Real Men Advance, Real Women Retreat - University of Miami Law ...

Sep 5, 2014 - Associate Professor of Law, University of Miami School of Law. .... According to this reasoning, people who do not support Stand Your. Ground ...
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Real Men Advance, Real Women Retreat: Stand Your Ground, Battered Women’s Syndrome, and Violence as Male Privilege MARY ANNE FRANKS* Proponents of Stand Your Ground laws cynically exploit the image of vulnerable women to defend expansions of self-defense doctrine, despite the fact that such laws actually reinforce and exacerbate existing gender divides in self-defense law that disproportionately harm women. The appropriation of women’s right to self-defense by Stand Your Ground supporters masks the law’s hostility toward women’s use of force and obscures the real achievement of such legislation: the normalization and promotion of (often white) male violence in an ever-expanding variety of scenarios. Battered Women’s Syndrome, the chief narrative available to women who fight back, forces women to plead for mercy and subjects their behavior to extensive scrutiny and evaluation. Stand Your Ground, the chief narrative men can now use to justify provoking deadly fights, often allows men to escape evaluation altogether by granting immunity from prosecution and even from arrest. This two-track system of selfdefense—Battered Women’s Syndrome for women and Stand Your Ground for men—has far-reaching implications outside of the courtroom. Battered Women’s Syndrome sends the legal and social message that women should retreat even from their own homes in the face of objective, repeated harm to their bodies; Stand Your Ground sends the legal and social message that men can advance against strangers anywhere on the basis of vague, subjective perceptions of threats. Male violence is not only tolerated, but celebrated; women’s violence is not only discouraged, but stigmatized. Invoking the image of vulnerable women to promote aggressive self-defense rhetoric serves to distract from the reality that violence remains chiefly a male privilege.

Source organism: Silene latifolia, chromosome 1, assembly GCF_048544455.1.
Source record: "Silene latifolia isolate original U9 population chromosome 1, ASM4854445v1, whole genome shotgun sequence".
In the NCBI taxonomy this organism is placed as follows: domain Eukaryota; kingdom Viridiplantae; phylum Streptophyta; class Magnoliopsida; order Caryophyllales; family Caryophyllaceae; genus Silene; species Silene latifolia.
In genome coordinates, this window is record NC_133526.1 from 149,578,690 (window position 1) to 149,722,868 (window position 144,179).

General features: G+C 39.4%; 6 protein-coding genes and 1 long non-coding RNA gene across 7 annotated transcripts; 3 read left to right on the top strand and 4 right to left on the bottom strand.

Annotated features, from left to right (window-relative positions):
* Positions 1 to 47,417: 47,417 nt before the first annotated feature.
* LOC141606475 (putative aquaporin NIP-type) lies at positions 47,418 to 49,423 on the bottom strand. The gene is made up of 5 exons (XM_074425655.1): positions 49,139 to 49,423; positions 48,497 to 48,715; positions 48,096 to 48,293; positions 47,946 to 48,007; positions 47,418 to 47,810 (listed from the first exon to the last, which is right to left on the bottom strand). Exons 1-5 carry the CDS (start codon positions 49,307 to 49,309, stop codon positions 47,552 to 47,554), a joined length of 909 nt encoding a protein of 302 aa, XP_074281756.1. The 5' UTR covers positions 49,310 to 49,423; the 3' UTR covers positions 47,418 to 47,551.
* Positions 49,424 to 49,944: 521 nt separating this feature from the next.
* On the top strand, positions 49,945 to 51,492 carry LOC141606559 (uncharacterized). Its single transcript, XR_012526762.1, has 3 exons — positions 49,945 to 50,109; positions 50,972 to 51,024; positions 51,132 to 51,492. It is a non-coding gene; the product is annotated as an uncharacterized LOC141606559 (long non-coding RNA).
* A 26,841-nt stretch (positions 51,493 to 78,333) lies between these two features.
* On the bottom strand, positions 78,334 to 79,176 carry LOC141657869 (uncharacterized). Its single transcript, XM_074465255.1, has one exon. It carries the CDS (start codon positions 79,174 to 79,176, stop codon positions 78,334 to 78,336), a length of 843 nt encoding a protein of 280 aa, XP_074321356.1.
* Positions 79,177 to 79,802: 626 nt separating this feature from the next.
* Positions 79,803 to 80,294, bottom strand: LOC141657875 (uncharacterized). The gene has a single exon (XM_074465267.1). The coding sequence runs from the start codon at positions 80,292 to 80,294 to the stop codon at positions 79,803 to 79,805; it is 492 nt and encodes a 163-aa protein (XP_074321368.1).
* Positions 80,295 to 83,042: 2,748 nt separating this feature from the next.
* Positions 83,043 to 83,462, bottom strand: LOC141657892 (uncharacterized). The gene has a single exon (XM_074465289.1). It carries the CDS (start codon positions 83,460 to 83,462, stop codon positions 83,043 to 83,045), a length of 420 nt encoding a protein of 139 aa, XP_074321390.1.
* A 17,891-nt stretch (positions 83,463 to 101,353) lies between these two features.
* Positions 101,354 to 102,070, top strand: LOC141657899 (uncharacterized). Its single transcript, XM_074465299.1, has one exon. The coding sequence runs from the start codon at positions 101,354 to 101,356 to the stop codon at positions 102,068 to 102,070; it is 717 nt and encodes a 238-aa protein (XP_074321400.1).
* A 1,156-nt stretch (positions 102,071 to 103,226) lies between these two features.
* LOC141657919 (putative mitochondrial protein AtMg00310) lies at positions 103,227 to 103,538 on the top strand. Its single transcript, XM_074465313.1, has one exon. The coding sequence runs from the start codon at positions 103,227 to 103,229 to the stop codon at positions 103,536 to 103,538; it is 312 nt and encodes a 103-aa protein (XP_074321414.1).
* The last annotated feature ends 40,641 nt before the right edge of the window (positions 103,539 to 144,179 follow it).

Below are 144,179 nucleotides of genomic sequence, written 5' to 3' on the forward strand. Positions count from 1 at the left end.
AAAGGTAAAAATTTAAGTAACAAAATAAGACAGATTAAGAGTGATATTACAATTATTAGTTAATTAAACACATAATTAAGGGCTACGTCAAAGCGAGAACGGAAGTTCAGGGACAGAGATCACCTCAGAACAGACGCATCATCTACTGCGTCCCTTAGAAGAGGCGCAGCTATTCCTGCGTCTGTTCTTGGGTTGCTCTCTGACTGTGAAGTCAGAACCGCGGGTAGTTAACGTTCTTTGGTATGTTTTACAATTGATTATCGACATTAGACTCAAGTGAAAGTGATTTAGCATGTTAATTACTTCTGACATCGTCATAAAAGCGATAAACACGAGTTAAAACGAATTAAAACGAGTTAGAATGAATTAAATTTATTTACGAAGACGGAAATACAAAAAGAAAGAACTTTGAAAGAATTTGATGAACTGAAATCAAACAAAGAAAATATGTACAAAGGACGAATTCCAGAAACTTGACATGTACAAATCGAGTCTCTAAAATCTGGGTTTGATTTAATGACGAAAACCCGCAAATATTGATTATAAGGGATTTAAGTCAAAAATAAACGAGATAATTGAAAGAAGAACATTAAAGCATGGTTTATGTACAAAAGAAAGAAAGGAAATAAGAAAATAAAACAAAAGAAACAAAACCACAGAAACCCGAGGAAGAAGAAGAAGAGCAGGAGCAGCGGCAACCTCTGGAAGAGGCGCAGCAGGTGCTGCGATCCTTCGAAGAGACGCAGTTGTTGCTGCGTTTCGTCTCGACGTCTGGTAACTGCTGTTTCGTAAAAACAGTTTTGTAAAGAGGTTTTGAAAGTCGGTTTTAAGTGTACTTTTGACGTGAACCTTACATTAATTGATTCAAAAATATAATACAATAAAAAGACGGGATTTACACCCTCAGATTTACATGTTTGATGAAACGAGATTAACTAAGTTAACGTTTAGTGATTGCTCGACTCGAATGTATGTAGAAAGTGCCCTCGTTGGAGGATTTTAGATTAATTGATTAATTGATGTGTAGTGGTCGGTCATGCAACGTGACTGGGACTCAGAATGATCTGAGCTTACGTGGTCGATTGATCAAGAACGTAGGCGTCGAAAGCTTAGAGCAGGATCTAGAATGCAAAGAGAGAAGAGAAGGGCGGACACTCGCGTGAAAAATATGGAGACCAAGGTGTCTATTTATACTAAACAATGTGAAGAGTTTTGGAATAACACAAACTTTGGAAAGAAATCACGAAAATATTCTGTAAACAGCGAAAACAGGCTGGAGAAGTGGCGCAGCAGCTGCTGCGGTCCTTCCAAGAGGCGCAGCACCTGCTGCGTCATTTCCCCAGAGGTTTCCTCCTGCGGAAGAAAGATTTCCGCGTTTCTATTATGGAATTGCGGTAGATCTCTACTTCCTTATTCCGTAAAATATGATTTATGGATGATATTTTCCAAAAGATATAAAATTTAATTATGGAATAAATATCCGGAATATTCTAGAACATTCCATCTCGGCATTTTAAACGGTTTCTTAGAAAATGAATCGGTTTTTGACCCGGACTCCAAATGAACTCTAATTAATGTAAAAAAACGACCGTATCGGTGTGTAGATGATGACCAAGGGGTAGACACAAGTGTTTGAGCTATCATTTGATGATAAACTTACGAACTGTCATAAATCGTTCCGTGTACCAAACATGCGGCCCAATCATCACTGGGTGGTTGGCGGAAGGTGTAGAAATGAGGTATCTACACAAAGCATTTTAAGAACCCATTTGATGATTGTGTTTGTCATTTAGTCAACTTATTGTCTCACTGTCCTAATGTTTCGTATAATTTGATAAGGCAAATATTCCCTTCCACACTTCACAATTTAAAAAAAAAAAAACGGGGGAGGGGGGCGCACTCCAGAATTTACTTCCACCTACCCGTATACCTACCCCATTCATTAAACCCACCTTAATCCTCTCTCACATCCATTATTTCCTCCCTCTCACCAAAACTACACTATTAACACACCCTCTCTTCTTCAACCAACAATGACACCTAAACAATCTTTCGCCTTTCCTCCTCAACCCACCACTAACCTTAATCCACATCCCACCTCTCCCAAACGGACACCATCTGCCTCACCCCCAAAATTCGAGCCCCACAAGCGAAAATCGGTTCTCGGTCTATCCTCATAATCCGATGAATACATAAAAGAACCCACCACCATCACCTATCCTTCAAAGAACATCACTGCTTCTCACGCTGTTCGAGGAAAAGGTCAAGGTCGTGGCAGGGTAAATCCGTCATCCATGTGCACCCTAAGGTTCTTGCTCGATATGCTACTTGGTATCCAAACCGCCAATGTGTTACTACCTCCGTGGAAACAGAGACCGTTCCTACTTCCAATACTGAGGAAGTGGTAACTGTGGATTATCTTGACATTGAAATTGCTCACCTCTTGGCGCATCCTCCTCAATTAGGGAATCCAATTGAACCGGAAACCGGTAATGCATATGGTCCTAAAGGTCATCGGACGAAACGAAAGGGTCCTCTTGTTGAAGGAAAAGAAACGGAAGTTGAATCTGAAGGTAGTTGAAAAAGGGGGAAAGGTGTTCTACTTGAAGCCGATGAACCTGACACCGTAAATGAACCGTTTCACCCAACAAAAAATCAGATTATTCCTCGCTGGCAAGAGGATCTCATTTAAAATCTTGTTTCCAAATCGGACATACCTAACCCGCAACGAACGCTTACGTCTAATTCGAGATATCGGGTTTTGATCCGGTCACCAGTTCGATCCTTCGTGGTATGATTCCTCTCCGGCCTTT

* Associate Professor of Law, University of Miami School of Law. My thanks to my colleagues Donna Coker and Martha Mahoney for their feedback on this project and for their groundbreaking work in the field of domestic violence scholarship.

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UNIVERSITY OF MIAMI LAW REVIEW

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INTRODUCTION . . . . . . . . . . . . . . . . . . . . . . . . . . . . . . . . . . . . . . . . . . . . . . . . . . . . . . CLARIFYING WHAT STAND YOUR GROUND LAWS ACTUALLY SAY . . . . . . . . . . . STAND YOUR GROUND IS NOT FOR WOMEN . . . . . . . . . . . . . . . . . . . . . . . . . . . . . . STAND YOUR GROUND V. BATTERED WOMEN’S SYNDROME . . . . . . . . . . . . . . . . . A. George Zimmerman . . . . . . . . . . . . . . . . . . . . . . . . . . . . . . . . . . . . . . . . . . . . . . B. Marissa Alexander . . . . . . . . . . . . . . . . . . . . . . . . . . . . . . . . . . . . . . . . . . . . . . . C. Real Men Advance, Real Women Retreat . . . . . . . . . . . . . . . . . . . . . . . . . . . . V. CONCLUSION . . . . . . . . . . . . . . . . . . . . . . . . . . . . . . . . . . . . . . . . . . . . . . . . . . . . . . . .

I.

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INTRODUCTION

Republican politicians and candidates made headlines during the 2012 election season for making unsympathetic, offensive, and inaccurate comments about rape. From Todd Akin’s infamous assertion that women rarely get pregnant as a result of “legitimate” rape because “the female body has ways to try to shut the whole thing down” to Paul Ryan calling rape “a method of conception,” Republicans were widely criticized for trivializing and defending sexual assault.1 The flurry of illadvised public statements prompted observant commentators to note that Republican antipathy to rape victims has been characteristic of the party long befo